As with the majority of what music discovery entails, it requires you taking a punt and being open to becoming enlightened by new sounds and experiences. This turned into our plan of action for the last day covering The Great Escape. Raj and I thumbed through the festival app to check whether anybody leapt out that wasn’t already marked down on our schedule.
It is true to say, most of our Great Escape experience had been ruled by taking in Scandinavian acts and not so surprisingly they’d come up with the goods. Taking a lead from this thread of good outcome, we pegged our hopes that the same would ring true with Icelandic, electronic-folk artist Asgeir, who was hastily added to our schedule.
We felt quietly confident in our expectations of what Asgeir’s showcase might be like. Afterall, we’d absorbed all the key facts. Asgeir’s 2012 album was the fastest selling debut in Icelandic history and had made him a phenomenon in his native homeland. There were plenty of people out in force to catch his set at The Arch (we got there well before showtime and the room was packed tight). Our adrenaline began pumping in overdrive as we watched 5 synths being brought out onto the stage, sensing that our last show at The Great Escape would suitably send us off to electric dreamland afterwards.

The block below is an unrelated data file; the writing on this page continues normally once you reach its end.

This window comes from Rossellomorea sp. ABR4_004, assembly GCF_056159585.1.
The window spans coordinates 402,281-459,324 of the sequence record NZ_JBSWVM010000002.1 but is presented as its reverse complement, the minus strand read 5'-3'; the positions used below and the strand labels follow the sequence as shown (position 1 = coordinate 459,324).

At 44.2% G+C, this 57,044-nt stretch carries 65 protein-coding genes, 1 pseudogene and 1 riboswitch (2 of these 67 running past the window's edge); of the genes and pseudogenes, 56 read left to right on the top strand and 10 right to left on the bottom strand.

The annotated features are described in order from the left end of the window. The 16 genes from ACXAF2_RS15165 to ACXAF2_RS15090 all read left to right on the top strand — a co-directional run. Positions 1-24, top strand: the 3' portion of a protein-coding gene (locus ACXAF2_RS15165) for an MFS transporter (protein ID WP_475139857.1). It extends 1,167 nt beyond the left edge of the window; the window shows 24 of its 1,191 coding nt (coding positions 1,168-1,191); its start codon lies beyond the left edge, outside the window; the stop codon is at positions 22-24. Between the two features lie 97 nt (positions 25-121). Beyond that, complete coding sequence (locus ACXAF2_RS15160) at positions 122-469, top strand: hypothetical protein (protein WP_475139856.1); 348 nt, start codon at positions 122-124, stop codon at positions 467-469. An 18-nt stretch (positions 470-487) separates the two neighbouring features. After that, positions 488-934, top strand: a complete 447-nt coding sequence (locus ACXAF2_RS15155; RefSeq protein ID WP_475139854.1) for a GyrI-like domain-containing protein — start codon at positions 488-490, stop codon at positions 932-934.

Even so there was a sense of the unknown, which was also building and making us even more curious as to what was about to happen. A chant broke out from the crowd, which rapidly multiplied and rippled its way around the room. It sounded quite as though an Icelandic shepherd was herding up a moose. Maybe this is what happens at every Asgeir show?… almost afterwards as the hollering had died down, Asgeir and his band entered the stage.
I was expecting a firework entrance after that, with a joyously upbeat song to set us on our way, but all was rather serene, poetic and tinged in melancholy. Which became the precedent for what was to follow for the next 45 minutes. I knew as much, that the music was going to be sonically ambient and dreamily organic. I thought the synths might get more of a feature bringing melody to the fore, but didn’t translate this way as I was hoping for. Everyone around me appeared to be in the zone. I was struggling a little to embrace it all. However, the clarity and emotiveness in Asgeir’s vocal penetrated with such beautiful vulnerability, it was hard not to appreciate how masterfully it carried the introspective nature of tracks such as, “Underneath It”, “Head In The Snow”, “I Know You Know”, “King and Cross” and “Torrent” which are captured in our live footage below.
To be fair, for the majority of the time, my ears were ringing with reverb coming from the speaker system which I was reasonably close to. By and large I do think, this marred my enjoyment of what was taking place on the stage. This seems to be lost in our live footage and I’ll be honest, upon playback I am hearing the Asgeir set with newly appreciative ears, as an Icelandic version of Aquilo with sparser synths.